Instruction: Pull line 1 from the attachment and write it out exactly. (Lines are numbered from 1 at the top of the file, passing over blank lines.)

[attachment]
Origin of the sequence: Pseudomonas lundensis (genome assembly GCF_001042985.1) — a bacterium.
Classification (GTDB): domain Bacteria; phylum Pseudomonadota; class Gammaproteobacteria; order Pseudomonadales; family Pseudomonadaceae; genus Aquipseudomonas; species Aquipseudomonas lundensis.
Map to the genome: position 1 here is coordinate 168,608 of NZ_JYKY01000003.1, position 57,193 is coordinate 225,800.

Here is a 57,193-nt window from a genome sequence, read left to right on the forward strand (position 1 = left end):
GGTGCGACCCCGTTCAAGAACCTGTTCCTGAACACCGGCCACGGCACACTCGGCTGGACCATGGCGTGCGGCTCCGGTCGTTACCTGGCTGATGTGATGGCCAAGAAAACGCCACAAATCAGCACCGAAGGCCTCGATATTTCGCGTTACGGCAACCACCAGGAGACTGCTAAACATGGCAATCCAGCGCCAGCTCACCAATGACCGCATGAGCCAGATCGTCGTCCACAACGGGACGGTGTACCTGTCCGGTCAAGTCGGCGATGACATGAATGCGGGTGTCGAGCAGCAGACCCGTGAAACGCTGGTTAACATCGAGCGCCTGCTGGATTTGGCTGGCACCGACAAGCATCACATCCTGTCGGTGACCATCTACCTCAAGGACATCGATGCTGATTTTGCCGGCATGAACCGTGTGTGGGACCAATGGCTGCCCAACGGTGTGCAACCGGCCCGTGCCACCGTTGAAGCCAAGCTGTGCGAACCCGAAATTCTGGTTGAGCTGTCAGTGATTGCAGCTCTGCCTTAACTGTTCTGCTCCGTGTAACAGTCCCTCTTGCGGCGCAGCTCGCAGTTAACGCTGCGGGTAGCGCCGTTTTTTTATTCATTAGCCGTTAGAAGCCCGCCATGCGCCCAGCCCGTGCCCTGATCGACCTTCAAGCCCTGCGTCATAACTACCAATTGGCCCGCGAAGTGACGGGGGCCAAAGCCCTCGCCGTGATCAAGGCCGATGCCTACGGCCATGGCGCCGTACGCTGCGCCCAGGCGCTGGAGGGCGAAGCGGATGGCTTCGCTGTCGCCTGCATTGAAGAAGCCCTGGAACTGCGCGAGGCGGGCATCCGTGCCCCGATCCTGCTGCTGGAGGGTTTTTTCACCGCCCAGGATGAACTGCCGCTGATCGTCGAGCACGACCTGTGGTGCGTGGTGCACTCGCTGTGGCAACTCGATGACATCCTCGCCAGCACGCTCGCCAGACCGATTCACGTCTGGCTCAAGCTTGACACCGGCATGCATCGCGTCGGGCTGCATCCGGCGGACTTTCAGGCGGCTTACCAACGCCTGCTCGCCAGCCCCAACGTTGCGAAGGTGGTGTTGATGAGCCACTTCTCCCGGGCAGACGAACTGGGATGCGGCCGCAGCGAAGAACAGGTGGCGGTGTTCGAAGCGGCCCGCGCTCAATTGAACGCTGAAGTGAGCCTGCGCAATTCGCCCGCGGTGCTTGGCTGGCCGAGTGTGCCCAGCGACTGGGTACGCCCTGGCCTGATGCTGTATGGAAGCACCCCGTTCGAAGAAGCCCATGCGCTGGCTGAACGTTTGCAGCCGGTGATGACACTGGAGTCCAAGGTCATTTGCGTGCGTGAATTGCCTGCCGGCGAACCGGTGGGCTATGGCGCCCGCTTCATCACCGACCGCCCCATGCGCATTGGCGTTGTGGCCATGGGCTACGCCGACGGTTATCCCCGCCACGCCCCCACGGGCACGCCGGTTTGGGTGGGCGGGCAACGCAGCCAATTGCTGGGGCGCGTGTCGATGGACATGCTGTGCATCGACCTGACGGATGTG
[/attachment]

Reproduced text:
Origin of the sequence: Pseudomonas lundensis (genome assembly GCF_001042985.1) — a bacterium.